Diagnosing and recommending treatment can be a source of stress because emergency patients are interested in getting out of pain, not your comprehensive treatment plan, so you have different expectations. Dr. Black wants them to accept the “best” and they don’t want the “best” – they don’t want to hurt. Why not respect their wants so it becomes a “slam dunk” treatment plan with 100% case acceptance?
What is Gained?
Why does Dr. Black want to invite emergency patients into his practice now?
Six months later, his production had increased and his overhead was reduced because the 11% lab overhead as a percentage of collections was now 7%. Dr. Black was making more money! As an added bonus, his “over-the-counter” collections increased from 38% to 42%
When financial times are good, everything is good and patients say “yes” to the best possible dental options. When times are more financially challenging, patients are much more selective. Dr. Black was a smart business owner. He recognized that his “menu” wasn’t working, so he changed it. He put services on the menu that his patients would “order” instead of saying, “Sorry Mrs. Jones, I don’t offer that here. I only provide the “best” dental options to my patients!” Who is to say that what the patient wants is not the “best” for that patient? Feel good about providing the best service, and give your patients want they want….everyone wins!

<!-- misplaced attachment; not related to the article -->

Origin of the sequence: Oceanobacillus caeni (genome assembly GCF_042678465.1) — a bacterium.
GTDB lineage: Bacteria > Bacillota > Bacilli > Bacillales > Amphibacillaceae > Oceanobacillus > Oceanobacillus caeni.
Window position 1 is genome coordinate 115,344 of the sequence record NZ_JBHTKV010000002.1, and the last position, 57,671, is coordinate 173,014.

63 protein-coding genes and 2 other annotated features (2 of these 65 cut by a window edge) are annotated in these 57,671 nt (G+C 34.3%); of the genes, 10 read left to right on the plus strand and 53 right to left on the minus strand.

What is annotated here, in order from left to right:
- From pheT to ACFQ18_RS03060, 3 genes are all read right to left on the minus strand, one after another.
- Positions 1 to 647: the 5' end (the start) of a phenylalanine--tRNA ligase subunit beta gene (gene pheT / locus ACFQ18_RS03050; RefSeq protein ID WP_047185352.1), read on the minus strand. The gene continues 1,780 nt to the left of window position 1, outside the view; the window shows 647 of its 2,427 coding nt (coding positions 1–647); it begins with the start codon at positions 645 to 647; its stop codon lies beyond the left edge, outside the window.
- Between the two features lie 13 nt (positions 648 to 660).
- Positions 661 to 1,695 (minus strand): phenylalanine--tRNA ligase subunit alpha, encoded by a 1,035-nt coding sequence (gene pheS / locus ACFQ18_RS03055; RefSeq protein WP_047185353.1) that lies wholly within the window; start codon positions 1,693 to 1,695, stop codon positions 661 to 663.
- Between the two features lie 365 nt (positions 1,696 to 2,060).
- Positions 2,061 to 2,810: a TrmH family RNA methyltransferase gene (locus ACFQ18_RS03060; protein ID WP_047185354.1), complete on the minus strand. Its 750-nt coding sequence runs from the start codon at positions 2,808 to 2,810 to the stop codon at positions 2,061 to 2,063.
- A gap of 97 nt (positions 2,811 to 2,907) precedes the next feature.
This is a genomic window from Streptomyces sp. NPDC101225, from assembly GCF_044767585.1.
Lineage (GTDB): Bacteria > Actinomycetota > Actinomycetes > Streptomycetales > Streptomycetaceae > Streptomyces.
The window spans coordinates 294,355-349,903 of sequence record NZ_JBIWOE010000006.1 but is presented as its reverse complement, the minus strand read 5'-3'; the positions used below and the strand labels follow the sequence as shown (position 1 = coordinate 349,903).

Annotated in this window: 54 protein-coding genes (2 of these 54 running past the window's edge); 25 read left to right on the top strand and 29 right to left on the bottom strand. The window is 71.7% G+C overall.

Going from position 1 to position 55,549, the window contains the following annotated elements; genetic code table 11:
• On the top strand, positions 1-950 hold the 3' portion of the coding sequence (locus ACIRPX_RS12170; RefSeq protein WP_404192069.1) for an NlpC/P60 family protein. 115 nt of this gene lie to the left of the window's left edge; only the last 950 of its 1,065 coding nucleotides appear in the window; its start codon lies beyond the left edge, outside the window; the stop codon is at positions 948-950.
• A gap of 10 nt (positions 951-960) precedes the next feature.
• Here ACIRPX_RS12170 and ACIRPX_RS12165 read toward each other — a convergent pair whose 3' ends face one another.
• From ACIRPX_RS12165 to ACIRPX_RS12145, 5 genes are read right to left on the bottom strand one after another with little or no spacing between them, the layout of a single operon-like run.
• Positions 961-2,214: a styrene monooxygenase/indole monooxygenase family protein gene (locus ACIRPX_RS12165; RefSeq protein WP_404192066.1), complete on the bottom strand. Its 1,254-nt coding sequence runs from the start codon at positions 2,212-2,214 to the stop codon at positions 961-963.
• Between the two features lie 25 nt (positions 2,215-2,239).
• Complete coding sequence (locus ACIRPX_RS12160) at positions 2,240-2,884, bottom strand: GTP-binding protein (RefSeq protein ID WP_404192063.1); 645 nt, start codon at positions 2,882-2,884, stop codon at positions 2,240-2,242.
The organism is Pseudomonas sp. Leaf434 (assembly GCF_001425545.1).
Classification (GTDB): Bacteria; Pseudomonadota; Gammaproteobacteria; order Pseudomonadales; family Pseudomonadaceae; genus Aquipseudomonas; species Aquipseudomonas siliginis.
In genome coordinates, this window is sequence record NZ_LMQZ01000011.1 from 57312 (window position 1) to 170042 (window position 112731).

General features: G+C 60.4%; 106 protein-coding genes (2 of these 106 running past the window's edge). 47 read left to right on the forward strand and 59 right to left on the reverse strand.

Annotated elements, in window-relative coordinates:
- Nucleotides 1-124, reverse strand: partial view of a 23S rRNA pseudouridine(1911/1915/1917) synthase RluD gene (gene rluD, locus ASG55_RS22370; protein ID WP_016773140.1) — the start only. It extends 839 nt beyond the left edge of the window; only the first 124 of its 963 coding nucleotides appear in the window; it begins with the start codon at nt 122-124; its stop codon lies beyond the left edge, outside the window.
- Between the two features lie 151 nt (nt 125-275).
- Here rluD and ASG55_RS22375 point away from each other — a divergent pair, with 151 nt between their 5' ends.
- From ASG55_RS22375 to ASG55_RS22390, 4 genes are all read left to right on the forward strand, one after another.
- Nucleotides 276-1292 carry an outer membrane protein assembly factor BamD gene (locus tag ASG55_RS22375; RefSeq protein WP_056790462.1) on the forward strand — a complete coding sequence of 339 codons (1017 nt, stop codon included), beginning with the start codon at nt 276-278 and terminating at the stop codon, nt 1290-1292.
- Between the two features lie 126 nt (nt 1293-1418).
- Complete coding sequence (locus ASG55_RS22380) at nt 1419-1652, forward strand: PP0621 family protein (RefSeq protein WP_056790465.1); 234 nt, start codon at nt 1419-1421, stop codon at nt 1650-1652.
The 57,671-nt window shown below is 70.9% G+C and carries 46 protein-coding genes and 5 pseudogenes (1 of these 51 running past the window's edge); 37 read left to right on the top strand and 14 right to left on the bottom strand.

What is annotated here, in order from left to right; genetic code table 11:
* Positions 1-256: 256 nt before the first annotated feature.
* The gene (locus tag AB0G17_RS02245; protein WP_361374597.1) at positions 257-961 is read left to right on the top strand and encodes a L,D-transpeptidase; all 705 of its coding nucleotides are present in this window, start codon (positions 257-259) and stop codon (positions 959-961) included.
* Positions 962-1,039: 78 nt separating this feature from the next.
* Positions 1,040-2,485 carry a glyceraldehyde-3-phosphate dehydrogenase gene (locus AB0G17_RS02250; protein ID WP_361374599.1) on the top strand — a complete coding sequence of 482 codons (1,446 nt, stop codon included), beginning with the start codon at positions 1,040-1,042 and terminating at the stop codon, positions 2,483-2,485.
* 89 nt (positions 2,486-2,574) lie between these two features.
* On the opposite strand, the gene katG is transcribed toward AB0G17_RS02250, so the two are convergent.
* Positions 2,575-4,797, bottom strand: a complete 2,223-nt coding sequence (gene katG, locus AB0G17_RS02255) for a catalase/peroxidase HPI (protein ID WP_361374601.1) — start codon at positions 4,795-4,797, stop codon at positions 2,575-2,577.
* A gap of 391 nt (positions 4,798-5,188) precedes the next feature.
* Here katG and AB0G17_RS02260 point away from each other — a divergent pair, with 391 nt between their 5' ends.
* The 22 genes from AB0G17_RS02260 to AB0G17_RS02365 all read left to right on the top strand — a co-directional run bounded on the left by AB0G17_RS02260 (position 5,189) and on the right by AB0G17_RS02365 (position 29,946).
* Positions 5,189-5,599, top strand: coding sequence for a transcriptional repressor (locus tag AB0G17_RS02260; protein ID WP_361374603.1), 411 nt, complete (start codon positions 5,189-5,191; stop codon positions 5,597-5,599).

When presenting treatment diagnosis to patients, it is best to reinforce to your patients that your concern is for their overall health and total well being—after all, these are the main concerns of healthcare providers. Dentistry is important to achieving total well being and should not be downplayed to “watch it, and when it gets worse we will treat it.” So how do we translate evidence into billable, buyable services?